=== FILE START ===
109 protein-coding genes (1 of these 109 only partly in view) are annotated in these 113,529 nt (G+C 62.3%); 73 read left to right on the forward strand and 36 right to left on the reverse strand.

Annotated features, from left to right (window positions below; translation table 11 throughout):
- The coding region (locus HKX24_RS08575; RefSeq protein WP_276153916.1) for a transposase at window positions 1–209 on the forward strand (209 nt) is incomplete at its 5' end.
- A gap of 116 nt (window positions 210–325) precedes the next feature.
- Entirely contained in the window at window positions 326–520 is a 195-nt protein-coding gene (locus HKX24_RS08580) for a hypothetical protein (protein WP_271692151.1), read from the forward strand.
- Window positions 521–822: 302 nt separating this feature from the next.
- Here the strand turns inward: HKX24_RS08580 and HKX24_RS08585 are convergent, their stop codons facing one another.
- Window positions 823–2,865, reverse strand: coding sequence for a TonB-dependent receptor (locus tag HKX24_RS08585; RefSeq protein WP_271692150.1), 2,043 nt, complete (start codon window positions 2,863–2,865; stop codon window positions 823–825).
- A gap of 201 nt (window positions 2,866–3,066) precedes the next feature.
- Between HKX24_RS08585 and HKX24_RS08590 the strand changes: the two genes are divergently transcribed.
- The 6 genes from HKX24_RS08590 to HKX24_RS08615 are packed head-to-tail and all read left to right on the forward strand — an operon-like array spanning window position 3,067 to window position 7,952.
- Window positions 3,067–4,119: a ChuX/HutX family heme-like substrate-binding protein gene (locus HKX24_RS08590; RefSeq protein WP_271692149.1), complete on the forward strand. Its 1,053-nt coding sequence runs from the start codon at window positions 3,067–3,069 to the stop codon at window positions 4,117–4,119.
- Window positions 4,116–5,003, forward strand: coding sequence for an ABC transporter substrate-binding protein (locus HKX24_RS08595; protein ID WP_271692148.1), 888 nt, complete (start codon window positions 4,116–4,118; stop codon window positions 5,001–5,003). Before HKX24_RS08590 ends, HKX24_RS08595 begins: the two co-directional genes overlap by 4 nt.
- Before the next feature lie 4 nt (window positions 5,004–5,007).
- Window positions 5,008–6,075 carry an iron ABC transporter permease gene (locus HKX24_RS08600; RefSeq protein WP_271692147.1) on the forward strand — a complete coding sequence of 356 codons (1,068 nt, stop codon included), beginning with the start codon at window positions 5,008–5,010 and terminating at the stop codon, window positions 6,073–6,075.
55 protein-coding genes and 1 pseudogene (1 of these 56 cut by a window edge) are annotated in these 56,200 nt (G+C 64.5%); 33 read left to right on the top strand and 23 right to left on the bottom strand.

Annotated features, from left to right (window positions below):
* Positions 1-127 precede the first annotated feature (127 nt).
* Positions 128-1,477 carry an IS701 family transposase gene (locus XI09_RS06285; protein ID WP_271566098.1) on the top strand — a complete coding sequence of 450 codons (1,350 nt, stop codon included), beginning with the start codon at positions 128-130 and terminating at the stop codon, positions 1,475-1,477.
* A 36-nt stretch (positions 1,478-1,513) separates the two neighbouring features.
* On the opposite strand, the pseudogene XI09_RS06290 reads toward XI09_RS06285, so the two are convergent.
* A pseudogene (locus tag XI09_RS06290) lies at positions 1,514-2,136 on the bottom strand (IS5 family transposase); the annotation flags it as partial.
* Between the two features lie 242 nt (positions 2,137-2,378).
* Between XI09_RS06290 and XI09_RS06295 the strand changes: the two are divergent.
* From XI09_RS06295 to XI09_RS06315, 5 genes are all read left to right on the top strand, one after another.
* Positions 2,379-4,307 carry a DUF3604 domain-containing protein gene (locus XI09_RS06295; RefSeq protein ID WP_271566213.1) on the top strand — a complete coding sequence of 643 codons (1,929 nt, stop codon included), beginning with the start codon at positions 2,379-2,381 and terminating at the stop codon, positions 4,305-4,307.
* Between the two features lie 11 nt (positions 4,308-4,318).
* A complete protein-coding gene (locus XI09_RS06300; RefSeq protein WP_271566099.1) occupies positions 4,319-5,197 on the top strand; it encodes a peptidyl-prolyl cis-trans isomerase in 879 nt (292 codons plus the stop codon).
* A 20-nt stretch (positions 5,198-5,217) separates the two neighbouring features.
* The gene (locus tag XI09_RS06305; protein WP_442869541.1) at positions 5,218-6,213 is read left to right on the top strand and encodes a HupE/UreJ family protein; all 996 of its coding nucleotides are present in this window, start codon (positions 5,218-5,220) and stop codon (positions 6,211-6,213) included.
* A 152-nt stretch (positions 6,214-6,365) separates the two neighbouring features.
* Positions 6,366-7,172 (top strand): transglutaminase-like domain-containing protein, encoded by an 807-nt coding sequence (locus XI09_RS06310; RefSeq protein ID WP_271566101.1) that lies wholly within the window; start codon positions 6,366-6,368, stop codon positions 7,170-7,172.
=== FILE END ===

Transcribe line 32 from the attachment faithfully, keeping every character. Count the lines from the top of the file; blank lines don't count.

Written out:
* Positions 6,366-7,172 (top strand): transglutaminase-like domain-containing protein, encoded by an 807-nt coding sequence (locus XI09_RS06310; RefSeq protein ID WP_271566101.1) that lies wholly within the window; start codon positions 6,366-6,368, stop codon positions 7,170-7,172.